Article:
The Securities and Exchange Commission has continued to bring cases against advisors for 12b-1 fee violations since ending its Share Class Selection Disclosure Initiative in April 2020.
Under the initiative, which the securities regulator launched in February 2018, the Division of Enforcement instituted a self-reporting program to protect advisory clients from undisclosed conflicts of interest related to 12b-1 fees and return money to investors.
The division agreed not to recommend financial penalties against investment advisors who self-reported violations.
James Lundy, a former attorney at the SEC who’s now a partner at Faegre Drinker, based in Chicago, told ThinkAdvisor in a previous interview that some of the 12b-1 cases we are seeing now are “follow-ons to firms that have been under investigation for a year or two.”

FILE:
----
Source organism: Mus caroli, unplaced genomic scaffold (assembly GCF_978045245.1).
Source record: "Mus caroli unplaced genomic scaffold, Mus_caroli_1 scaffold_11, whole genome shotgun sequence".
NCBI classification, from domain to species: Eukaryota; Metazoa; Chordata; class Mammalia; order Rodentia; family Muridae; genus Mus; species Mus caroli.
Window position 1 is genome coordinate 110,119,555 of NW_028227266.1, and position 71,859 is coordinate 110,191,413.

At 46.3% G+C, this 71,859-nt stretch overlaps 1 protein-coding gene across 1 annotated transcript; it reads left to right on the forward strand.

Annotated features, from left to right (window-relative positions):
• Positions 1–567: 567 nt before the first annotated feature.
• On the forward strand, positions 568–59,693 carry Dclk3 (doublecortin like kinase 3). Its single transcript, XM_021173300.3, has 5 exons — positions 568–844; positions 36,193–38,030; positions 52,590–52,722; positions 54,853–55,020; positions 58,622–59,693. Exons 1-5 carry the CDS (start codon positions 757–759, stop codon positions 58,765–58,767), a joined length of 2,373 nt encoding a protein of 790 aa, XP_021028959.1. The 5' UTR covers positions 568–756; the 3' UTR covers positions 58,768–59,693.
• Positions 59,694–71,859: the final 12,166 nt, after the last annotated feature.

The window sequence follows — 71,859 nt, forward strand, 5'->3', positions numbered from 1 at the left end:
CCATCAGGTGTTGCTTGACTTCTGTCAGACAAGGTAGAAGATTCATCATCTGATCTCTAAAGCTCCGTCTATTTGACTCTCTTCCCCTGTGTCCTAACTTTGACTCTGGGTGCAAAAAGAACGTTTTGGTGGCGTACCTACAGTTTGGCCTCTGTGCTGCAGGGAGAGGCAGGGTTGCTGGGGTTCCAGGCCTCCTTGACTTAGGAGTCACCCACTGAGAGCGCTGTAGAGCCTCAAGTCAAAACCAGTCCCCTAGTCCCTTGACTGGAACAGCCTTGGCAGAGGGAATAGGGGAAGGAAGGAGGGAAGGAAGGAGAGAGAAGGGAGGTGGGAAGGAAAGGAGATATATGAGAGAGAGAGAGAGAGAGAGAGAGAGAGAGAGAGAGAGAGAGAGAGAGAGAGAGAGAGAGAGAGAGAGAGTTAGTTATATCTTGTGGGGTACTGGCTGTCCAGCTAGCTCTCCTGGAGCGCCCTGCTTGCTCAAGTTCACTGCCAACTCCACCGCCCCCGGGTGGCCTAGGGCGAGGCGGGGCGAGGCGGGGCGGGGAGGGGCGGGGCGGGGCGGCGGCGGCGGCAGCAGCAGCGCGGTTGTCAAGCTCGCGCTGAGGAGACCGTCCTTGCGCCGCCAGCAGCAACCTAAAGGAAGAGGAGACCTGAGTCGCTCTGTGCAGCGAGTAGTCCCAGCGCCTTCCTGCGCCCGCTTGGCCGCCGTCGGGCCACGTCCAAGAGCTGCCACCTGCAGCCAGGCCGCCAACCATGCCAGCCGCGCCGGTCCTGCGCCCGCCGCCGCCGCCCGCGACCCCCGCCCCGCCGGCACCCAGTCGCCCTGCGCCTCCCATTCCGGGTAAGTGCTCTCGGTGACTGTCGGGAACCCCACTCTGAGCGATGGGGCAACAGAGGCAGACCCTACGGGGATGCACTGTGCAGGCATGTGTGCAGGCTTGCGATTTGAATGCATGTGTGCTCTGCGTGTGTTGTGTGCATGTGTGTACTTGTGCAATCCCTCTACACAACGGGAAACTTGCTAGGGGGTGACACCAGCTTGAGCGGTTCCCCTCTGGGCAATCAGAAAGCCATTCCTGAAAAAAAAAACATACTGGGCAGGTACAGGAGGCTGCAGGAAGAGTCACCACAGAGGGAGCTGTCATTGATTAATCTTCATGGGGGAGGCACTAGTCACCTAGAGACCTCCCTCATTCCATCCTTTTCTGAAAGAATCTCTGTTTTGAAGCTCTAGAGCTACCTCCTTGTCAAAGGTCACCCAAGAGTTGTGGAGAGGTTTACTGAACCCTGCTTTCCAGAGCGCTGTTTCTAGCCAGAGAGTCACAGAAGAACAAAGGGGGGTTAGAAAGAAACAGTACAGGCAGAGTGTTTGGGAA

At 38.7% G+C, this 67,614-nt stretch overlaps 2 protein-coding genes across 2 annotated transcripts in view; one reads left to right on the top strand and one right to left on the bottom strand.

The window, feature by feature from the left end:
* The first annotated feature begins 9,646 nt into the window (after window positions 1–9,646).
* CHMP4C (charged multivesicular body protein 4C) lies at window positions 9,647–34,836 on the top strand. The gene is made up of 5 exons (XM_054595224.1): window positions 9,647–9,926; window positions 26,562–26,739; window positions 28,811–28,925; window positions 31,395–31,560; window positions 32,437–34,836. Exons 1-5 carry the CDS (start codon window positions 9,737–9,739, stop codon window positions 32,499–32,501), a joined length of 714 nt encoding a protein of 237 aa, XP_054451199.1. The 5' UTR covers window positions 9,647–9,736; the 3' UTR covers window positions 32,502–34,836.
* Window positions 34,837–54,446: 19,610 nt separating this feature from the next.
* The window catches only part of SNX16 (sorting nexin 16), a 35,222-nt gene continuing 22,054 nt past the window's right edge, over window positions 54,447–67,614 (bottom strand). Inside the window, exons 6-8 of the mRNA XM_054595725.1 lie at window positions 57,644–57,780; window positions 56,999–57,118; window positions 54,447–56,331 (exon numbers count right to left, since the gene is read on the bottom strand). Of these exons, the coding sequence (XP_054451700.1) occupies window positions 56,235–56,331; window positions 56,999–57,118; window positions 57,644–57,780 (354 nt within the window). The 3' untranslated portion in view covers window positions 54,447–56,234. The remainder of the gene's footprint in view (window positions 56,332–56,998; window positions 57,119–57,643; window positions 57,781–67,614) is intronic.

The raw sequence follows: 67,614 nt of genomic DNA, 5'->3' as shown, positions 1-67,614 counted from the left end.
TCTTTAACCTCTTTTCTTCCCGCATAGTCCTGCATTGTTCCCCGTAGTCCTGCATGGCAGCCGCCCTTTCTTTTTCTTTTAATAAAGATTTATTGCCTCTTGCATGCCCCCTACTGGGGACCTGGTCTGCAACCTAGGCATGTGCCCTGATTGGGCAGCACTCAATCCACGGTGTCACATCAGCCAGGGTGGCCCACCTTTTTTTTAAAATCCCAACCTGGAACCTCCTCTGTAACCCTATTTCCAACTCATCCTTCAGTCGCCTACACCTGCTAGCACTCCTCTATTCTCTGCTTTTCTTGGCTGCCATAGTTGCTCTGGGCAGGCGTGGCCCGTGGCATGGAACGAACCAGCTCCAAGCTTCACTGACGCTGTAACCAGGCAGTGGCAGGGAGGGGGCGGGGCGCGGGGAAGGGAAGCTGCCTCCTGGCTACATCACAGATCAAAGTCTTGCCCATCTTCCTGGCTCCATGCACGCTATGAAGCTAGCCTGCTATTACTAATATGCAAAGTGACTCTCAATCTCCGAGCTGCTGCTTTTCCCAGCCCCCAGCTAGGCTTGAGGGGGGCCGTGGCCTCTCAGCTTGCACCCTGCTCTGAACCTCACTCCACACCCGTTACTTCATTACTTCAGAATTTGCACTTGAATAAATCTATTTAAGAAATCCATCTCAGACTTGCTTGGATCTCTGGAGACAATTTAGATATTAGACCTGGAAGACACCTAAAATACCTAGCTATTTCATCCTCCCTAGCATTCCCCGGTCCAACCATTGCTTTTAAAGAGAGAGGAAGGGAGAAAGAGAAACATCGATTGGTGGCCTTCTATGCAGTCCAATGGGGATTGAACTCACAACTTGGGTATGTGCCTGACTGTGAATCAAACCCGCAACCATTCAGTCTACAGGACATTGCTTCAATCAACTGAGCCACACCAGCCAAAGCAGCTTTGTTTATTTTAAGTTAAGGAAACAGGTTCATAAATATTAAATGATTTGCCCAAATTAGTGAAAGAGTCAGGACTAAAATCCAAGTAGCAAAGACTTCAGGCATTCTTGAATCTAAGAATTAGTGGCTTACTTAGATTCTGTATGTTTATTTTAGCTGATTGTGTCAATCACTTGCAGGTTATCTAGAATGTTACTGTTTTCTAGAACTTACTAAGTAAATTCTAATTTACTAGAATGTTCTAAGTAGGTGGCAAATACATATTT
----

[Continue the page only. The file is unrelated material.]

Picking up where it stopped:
The Share Class Selection Initiative “is over, but the SEC will continue to bring disclosure cases,” he told ThinkAdvisor, with the newer aspect of violations focusing on “the revenue sharing component.”
Barbara Roper, the new senior advisor to SEC Chairman Gary Gensler, may push Gensler to eliminate 12b-1 fees, according to Ron Rhoades, associate professor of finance at Western Kentucky University and director of its personal financial planning program. Roper “likely regards [12b-1 fees] as confusing to consumers, not beneficial to a fund’s shareholders, and as ‘advisory fees in drag,’” Rhoades told ThinkAdvisor. “It is possible she could move the ball forward in this area, by suggesting their elimination.”
See the gallery for nine 12b-1 related actions the SEC has levied since ending the share class initiative.
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